While The Kills were still performing on the stage directly neighbored to the stage of The 1975, I happened to look over and see a large crowd gathering for the band about an hour before the set. The 1975 recently released an album with a catchy pop-vibe that caught wind much quicker than their previous sound. As I got closer to assess the crowd, all I saw were millennials of the hipster descent: fanny packs, Miley Cyrus top knots, and 90s inspired tanks and button downs. Speaking of style, even though the band mostly performed songs from their newest album, their edgy British rocker style remained in tact. For years, The 1975 has referred to themselves as a “band’s band,” creating music for their enjoyment, not constantly worrying about how their music will be perceived to the general public, which comes off in their work. As it grew darker and the neon lights gradually grew on stage, so did the atmosphere around me, and then came Matthew Healy making his way towards center stage. As Healy danced awkwardly across the stage, dance moves reminiscent of Michael Jackson but not quite there yet, it was hard not to dance to the funky 80s-inspired tunes. But when you actually pay attention to the lyrics, there’s something almost poetic about it all. Lyrics like “you used to have a face straight out of a magazine, now you just look like anyone” from “A Change of Heart” and songs like “She Lays Down,” a stripped tune of just Healy and his guitar, portray a vulnerability and self-awareness that has heightened since the release of their last album.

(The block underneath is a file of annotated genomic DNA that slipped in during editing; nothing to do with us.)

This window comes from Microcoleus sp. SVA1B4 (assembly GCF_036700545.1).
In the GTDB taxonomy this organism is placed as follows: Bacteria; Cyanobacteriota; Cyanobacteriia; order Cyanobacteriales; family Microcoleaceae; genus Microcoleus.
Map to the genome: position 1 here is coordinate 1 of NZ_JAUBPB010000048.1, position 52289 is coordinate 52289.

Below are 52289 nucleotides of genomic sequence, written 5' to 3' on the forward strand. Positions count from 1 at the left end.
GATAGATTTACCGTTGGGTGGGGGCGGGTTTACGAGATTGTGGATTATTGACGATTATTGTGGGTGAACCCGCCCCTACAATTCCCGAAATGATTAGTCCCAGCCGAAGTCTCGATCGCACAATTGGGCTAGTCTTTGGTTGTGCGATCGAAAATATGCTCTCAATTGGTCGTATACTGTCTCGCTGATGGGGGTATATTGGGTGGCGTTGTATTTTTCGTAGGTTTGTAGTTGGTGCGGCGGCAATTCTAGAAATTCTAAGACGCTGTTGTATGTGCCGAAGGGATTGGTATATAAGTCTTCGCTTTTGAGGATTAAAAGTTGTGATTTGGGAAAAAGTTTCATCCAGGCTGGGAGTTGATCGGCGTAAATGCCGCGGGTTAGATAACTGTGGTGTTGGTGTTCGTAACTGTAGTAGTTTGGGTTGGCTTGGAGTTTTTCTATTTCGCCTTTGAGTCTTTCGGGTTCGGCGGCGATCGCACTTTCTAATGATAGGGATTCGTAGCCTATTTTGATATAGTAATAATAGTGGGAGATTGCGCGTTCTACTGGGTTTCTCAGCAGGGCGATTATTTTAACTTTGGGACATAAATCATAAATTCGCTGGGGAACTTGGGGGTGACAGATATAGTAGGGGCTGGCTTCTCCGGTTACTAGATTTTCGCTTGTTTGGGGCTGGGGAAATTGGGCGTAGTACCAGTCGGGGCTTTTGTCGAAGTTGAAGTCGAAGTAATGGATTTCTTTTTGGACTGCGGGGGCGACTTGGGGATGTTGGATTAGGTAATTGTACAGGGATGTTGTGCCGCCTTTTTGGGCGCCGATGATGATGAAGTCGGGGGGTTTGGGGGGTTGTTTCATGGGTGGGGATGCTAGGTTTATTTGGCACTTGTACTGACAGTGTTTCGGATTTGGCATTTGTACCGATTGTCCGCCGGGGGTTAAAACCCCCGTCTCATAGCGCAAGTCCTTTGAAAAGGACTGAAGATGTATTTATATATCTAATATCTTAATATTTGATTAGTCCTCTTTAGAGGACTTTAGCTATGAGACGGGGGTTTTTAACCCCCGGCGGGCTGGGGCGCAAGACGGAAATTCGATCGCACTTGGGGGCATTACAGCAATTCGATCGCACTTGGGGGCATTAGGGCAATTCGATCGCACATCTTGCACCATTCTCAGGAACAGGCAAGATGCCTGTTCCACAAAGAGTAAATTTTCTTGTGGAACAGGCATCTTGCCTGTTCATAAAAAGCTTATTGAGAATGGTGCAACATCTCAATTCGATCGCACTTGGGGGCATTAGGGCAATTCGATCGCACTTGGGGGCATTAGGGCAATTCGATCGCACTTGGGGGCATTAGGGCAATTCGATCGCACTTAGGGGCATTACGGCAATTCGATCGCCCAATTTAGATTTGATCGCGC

By the time I had gotten to the stage for Jane’s Addiction, the entire lawn was filled out along with the double-decker stands on the side! However, though the crowd accumulated for the classic rockers, I couldn’t help but feel that most people were only there for the name. There were only a few visible head bangers and people getting into the show, but most only sang the words to a handful of the band’s songs, songs that I’m guessing are their most popular tunes. This might have been due to the age difference when compared to the other bands. Maybe Generation X doesn’t feel the need to scream obnoxiously or yell the lyrics to every song at the top of their lungs, but the atmosphere just wasn’t there. As for the band itself, they showed up late and were less than present when they were on stage. This was a disappointment.
Check out our Behind-the-Scenes photos from the stage and the crowd …